Already deeply engaged in a bloody war, a young, untested president did not hesitate when Congress delivered legislation that might spark a new beginning for a tiring nation.
When Abraham Lincoln signed the Homestead Act of 1862 he sent a clear signal to all Americans that he believed the Union would endure and it would stride toward its greater destiny with a new element of freedom, land.
Lincoln, of course, was right. The Homestead Act became one of America s most enlightened and to Native Americans, most damnable moves: 1.5 billion acres owned by the federal government would be offered to nearly anyone for the taking, a fabulously radical idea in a world still mostly owned by nobles and aristocrats.
Next year marks the Homestead Act s 150th anniversary.
Many of the events that shaped 100 years of American history had their beginnings in the Homestead Act, notes Mark Engler, superintendent of the site. Some, such as Land Grant university system and the U.S. Department of Agriculture, remain key parts of American society today, he adds.
All were an extension of Thomas Jefferson s yeoman-farmer ideal for the nation. Two generations after his buy-now, tell-Congresslater purchase of the Louisiana Territory and 36 years after his death the ideal reached its zenith: anyone 21 years old including single, unmarried women was entitled to 160 acres of America.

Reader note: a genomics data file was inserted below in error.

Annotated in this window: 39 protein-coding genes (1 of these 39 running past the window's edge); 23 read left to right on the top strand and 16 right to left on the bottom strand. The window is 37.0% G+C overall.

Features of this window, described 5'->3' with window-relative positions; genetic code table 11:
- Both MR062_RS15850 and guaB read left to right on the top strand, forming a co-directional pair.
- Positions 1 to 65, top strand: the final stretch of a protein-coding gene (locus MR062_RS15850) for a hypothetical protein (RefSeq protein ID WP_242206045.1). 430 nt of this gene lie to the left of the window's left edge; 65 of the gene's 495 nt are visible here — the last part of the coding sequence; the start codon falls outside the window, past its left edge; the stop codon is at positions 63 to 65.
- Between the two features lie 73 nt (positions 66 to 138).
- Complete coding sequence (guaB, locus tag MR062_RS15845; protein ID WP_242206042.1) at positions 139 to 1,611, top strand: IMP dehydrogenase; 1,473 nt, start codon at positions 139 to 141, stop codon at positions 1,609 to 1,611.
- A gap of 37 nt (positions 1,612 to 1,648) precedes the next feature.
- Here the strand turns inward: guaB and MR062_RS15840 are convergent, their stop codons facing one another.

Few restrictions to homesteading made it attractive to both Americans and any immigrant who had filed an intention to become a citizen. All you had to do was swear to not taken up arms against the nation, move to the land within six months of its survey and filing and, most importantly, improve it settle and farm it.
If those conditions were met and $10 was paid, the land was deeded to the homesteader patented, as it was called after five years.
According to data compiled by the Center for Social Development at Washington University in St. Louis, three million people applied for this source of opportunity and wealth over the succeeding 77 years the law was fully in force.
Even more remarkably, almost 1.5 million households were given title to 246 million acres of land by 1939, or, approximately 20 per cent of all public land in the United States was given away by the nation to its citizens.
And it just wasn t in states most Americans consider homestead havens; it was in virtually every state west of the Allegheny Mountains. For example, 24 per cent of Arkansas, 20 per cent of Minnesota and 29 per cent of Wyoming were successfully homesteaded.
And, too, states most thought of as homestead settled were, indeed, settled by homesteaders 45 per cent of Nebraska, 30 per cent of North Dakota, 35 per cent of Montana and 34 per cent of Oklahoma. (The last homestead patent was granted in 1988 to Ken Deardorff for his piece of Alaska.)
But the unique law was not universally accepted. The first Americans, natives of the more than 500 nations already established in what was to become the United States, viewed it as a leading cause for their cultural decline and virtual demise. Many still do.
That legacy, as well as the estimated 93 million American descendants of homesteaders, makes the Homestead Act a vital, still-alive piece of American history.
The Farm and Food File is published weekly in more than 70 newspapers in North America. Contact Alan Guebert at http://www.farmandfoodfile.com.